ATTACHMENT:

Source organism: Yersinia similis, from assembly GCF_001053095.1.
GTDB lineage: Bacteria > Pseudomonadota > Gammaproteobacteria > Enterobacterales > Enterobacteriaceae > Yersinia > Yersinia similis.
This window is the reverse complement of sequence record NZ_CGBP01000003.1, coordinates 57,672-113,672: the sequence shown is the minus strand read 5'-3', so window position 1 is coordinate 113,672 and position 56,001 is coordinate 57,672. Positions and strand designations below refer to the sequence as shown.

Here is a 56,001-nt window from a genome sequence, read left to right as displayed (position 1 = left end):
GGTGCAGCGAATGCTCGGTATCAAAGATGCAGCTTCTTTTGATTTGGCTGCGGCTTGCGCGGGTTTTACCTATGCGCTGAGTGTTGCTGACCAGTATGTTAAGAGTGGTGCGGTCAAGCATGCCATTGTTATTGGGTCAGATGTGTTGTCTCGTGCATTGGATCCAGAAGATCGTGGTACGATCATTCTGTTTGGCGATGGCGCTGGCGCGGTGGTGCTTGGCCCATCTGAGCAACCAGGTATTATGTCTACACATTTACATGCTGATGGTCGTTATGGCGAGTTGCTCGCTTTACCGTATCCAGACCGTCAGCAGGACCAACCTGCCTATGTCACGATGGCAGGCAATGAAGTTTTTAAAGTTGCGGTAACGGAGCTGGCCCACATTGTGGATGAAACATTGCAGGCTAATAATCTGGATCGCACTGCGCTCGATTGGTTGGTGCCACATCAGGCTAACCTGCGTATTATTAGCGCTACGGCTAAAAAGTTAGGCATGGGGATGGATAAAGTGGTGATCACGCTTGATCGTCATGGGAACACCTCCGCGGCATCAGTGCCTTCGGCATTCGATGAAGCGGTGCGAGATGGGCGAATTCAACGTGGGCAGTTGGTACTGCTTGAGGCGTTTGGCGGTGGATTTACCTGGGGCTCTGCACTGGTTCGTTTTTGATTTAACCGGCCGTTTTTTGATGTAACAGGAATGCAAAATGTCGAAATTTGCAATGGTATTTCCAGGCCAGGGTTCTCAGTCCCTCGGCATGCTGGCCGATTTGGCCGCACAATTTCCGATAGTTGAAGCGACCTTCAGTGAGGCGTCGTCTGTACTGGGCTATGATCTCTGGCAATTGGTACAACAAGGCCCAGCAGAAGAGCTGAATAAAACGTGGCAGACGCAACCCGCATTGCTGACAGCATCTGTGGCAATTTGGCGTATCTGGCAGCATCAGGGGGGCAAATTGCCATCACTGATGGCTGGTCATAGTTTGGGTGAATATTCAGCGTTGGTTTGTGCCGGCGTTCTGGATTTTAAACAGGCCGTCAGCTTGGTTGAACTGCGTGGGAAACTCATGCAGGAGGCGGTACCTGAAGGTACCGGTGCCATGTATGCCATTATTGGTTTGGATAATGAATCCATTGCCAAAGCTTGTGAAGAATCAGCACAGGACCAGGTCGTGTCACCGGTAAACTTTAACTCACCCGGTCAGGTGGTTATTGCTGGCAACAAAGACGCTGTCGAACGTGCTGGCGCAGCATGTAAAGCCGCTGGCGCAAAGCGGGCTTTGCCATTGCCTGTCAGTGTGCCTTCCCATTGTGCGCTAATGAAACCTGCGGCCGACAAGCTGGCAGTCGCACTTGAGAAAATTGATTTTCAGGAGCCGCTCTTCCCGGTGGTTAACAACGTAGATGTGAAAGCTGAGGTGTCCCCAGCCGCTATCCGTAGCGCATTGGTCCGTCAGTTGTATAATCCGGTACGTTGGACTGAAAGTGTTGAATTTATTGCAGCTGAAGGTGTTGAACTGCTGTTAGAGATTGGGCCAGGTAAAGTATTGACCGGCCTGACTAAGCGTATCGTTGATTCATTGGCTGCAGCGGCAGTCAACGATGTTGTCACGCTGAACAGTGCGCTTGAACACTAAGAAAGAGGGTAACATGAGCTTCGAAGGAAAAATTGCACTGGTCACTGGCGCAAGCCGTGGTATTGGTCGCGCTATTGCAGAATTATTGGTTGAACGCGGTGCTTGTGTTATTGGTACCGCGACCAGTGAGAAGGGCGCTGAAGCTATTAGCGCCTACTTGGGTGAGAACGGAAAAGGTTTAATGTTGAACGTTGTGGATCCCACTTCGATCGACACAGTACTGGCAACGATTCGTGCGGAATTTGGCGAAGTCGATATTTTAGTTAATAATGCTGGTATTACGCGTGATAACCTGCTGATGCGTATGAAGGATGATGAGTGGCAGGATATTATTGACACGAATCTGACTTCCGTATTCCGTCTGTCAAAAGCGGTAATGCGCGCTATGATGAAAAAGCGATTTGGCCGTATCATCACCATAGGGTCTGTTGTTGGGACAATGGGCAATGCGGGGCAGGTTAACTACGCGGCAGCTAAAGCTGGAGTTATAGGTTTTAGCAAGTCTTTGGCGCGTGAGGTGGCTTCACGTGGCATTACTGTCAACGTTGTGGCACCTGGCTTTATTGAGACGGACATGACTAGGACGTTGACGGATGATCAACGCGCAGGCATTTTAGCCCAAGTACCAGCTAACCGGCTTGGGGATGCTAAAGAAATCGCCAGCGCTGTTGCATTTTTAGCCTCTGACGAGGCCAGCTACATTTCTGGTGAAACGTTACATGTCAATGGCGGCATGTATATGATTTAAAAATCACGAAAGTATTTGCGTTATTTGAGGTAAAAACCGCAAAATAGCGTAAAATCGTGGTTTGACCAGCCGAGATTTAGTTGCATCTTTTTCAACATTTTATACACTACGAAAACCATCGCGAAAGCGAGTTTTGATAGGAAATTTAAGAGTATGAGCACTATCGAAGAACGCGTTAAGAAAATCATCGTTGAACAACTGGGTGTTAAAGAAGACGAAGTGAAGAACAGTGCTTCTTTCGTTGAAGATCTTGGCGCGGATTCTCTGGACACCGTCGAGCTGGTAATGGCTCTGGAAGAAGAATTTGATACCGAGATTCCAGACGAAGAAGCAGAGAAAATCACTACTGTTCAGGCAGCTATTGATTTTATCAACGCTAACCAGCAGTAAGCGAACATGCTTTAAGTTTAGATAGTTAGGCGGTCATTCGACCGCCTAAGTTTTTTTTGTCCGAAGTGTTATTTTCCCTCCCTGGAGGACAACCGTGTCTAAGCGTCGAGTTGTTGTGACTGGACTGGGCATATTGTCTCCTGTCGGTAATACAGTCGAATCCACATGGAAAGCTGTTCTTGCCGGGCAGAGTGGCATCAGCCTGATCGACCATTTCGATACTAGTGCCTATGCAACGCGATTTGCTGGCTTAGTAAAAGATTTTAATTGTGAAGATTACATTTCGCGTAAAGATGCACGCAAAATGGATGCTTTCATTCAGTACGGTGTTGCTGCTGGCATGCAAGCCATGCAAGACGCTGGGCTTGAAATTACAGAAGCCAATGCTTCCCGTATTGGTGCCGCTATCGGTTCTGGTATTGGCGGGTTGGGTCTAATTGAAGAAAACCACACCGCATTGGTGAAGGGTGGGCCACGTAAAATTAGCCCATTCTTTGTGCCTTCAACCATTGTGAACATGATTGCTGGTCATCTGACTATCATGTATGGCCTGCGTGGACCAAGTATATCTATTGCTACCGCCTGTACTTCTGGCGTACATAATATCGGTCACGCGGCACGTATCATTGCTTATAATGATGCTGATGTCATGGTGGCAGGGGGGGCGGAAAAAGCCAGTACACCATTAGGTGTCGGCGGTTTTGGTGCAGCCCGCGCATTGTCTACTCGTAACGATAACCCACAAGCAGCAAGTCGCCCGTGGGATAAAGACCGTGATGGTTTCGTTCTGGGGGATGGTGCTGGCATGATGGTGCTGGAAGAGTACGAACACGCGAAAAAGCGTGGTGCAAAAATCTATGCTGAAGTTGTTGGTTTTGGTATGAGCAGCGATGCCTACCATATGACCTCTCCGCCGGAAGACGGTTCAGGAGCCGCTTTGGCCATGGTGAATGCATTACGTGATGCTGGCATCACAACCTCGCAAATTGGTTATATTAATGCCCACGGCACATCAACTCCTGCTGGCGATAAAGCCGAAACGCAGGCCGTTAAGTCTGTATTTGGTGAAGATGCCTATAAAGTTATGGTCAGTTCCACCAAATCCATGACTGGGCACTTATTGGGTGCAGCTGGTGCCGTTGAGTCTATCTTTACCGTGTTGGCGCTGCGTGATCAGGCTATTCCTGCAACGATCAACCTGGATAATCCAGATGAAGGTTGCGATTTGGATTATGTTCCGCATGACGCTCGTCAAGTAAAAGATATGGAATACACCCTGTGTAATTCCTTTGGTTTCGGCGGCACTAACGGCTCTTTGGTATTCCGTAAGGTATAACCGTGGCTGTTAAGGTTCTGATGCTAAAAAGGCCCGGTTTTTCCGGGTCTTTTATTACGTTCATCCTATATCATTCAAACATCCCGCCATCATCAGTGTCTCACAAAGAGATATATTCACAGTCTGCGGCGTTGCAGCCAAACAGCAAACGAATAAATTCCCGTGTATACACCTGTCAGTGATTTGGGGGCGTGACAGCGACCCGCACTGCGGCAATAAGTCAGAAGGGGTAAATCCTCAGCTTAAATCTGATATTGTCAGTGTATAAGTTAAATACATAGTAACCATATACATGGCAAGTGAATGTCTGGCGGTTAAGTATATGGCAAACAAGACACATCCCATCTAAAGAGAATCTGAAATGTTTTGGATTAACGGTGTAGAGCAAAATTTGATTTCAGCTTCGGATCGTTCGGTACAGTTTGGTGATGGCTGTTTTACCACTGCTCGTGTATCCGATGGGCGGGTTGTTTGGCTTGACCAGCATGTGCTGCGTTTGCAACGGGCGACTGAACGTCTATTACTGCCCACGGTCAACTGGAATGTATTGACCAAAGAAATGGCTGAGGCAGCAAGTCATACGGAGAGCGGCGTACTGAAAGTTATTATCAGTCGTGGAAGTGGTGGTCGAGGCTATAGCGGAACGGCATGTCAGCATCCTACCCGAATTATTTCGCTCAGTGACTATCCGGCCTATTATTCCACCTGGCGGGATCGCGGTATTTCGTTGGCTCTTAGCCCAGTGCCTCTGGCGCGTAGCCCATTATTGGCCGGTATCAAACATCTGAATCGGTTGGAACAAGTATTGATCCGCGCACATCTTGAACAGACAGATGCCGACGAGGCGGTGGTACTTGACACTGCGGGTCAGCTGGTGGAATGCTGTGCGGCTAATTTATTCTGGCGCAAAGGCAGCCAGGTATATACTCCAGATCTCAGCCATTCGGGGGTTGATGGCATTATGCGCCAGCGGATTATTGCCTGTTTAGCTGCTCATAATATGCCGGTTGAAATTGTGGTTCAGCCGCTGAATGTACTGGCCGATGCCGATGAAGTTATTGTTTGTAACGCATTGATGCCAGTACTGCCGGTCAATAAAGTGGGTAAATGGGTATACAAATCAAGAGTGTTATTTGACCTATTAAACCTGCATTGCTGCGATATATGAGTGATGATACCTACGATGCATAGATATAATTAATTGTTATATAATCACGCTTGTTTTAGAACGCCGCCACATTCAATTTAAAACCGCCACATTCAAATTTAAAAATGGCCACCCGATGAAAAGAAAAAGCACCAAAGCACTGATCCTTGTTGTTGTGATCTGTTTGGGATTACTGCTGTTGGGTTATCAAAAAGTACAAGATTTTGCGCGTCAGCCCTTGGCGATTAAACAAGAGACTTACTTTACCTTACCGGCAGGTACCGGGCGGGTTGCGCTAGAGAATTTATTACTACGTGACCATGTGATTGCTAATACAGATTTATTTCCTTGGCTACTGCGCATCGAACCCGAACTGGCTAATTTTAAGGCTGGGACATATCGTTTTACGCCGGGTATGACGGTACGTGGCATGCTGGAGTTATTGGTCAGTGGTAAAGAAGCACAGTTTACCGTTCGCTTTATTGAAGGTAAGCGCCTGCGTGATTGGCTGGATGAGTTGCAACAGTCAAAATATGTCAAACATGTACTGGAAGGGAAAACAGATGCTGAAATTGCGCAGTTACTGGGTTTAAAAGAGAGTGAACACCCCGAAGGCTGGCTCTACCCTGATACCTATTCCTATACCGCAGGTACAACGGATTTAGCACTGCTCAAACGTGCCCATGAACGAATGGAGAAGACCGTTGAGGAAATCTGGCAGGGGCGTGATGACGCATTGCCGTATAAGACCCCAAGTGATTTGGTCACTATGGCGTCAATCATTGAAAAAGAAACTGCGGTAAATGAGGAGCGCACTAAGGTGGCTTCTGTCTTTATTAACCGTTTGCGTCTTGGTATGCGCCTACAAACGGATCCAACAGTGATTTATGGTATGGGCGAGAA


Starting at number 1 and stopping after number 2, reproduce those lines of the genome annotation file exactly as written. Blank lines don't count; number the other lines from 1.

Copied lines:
Source organism: Yersinia similis, from assembly GCF_001053095.1.
GTDB lineage: Bacteria > Pseudomonadota > Gammaproteobacteria > Enterobacterales > Enterobacteriaceae > Yersinia > Yersinia similis.